(7/1 – with update including credit spread augmented specification.) Estimated probit over 1986M01-2018M06 period (assuming no recession as of 2019M06):
Prob(recessiont+12=1) = -0.323 – 0.869Spreadt
McFadden R2 0.295, observations = 390, bold denotes significance at 5% msl. Spread in percentage points.
Current spread and current recession dates in Figure 1 (green denotes out-of-sample data).
Figure 1: Ten year minus three month Treasury spread, % (constant maturity) (dark blue). NBER defined recession dates shaded gray. Source: Federal Reserve Board via FRED, NBER, and author’s calculations.
Using the data to forecast out-of-sample yield implied probability of recession equal to 42% in 2020M06.
Figure 2: Probability of recession for indicated month. NBER defined recession dates shaded gray. Light green denotes out-of-sample. Source: NBER, author’s calculations.
Jim pointed out a month ago that the term premium is likely much smaller currently than in past episodes, so that the historical correlation which I am relying on may be misleading. At the same time, I’m not relying on any credit spreads, which of late have been rising.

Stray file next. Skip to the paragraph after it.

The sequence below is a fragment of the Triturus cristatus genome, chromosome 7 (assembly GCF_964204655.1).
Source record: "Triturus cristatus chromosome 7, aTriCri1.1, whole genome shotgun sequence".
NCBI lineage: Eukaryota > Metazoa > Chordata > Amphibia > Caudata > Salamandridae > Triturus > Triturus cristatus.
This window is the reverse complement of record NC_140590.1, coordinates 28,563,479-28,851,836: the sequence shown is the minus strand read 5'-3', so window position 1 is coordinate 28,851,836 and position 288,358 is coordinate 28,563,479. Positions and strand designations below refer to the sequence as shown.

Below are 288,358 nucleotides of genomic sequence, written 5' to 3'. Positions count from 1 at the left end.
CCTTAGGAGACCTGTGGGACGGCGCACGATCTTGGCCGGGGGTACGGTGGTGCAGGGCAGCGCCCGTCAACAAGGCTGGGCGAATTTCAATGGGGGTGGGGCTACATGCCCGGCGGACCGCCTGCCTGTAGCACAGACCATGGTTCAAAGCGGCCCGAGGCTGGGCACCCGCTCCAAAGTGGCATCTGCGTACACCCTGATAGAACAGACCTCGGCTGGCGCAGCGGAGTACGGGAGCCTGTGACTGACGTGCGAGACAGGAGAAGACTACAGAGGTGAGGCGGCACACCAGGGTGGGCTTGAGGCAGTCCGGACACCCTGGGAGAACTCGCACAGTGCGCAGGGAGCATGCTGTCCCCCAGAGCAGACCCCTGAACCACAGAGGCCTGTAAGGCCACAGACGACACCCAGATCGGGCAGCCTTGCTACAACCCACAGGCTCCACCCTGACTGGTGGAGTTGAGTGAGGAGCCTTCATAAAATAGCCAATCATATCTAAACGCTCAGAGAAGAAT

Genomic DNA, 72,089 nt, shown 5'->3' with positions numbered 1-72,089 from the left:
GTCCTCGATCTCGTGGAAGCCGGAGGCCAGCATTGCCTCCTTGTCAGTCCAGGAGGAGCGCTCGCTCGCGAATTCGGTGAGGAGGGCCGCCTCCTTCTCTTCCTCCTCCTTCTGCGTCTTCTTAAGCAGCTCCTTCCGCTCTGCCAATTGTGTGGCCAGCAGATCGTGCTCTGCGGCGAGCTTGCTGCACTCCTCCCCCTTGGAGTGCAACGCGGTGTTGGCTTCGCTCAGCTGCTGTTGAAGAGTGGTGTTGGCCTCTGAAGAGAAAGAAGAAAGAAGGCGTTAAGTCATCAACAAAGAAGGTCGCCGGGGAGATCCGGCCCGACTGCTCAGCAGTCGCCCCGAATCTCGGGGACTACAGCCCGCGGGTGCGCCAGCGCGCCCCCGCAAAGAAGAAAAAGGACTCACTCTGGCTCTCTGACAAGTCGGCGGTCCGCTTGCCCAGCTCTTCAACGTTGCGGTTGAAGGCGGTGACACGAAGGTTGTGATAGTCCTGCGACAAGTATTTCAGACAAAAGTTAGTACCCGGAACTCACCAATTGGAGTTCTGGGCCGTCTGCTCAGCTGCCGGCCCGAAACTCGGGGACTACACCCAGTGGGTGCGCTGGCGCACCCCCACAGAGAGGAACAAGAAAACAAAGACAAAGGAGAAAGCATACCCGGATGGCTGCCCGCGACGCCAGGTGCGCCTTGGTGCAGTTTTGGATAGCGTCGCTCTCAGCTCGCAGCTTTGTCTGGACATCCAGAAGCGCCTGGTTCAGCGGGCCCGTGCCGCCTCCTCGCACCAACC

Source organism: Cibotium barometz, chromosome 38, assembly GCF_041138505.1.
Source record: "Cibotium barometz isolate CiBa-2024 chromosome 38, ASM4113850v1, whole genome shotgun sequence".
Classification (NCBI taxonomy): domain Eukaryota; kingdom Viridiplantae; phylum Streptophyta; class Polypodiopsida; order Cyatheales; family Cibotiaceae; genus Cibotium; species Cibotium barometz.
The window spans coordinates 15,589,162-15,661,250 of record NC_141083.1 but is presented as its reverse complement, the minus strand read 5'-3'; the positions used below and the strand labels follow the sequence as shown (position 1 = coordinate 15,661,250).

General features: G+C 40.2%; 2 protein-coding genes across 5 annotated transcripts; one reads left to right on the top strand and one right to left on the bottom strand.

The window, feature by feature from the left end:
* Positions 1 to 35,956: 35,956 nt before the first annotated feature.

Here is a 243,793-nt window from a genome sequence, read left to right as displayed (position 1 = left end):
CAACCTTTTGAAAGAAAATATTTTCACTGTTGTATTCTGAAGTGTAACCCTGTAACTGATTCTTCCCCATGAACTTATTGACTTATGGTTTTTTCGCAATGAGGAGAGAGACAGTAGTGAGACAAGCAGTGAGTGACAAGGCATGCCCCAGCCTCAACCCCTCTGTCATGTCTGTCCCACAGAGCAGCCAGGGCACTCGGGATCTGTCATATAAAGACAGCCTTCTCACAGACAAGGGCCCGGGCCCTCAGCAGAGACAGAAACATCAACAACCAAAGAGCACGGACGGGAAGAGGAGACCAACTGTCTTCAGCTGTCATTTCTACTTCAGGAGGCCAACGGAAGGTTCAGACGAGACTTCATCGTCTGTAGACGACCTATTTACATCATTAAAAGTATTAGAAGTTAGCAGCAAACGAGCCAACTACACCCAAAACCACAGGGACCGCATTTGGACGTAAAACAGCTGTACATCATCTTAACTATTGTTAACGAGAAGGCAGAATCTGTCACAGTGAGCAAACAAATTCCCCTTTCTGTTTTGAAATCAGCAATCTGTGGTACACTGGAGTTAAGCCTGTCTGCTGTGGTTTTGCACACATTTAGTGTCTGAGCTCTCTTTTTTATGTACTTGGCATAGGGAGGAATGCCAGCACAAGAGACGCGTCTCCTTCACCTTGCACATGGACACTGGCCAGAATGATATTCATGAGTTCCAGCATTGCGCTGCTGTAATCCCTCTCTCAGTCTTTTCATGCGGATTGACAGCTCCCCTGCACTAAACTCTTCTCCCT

For a comparison of different spread model estimates — going through May only — see this post. (A good recent survey and evaluation of competing spreada models is provided by David Miller in FEDS Notes.)
Probabilities, augmented with credit spread:
Figure 3: Probability of recession for indicated month, using 10yr-3mo spread (blue), and 10yr-3mo spread augmented with BAA-10yr spread (red). NBER defined recession dates shaded gray. Light green denotes out-of-sample. Source: NBER, author’s calculations.
Update, 7/2: For more, on growth rates, see IMF.b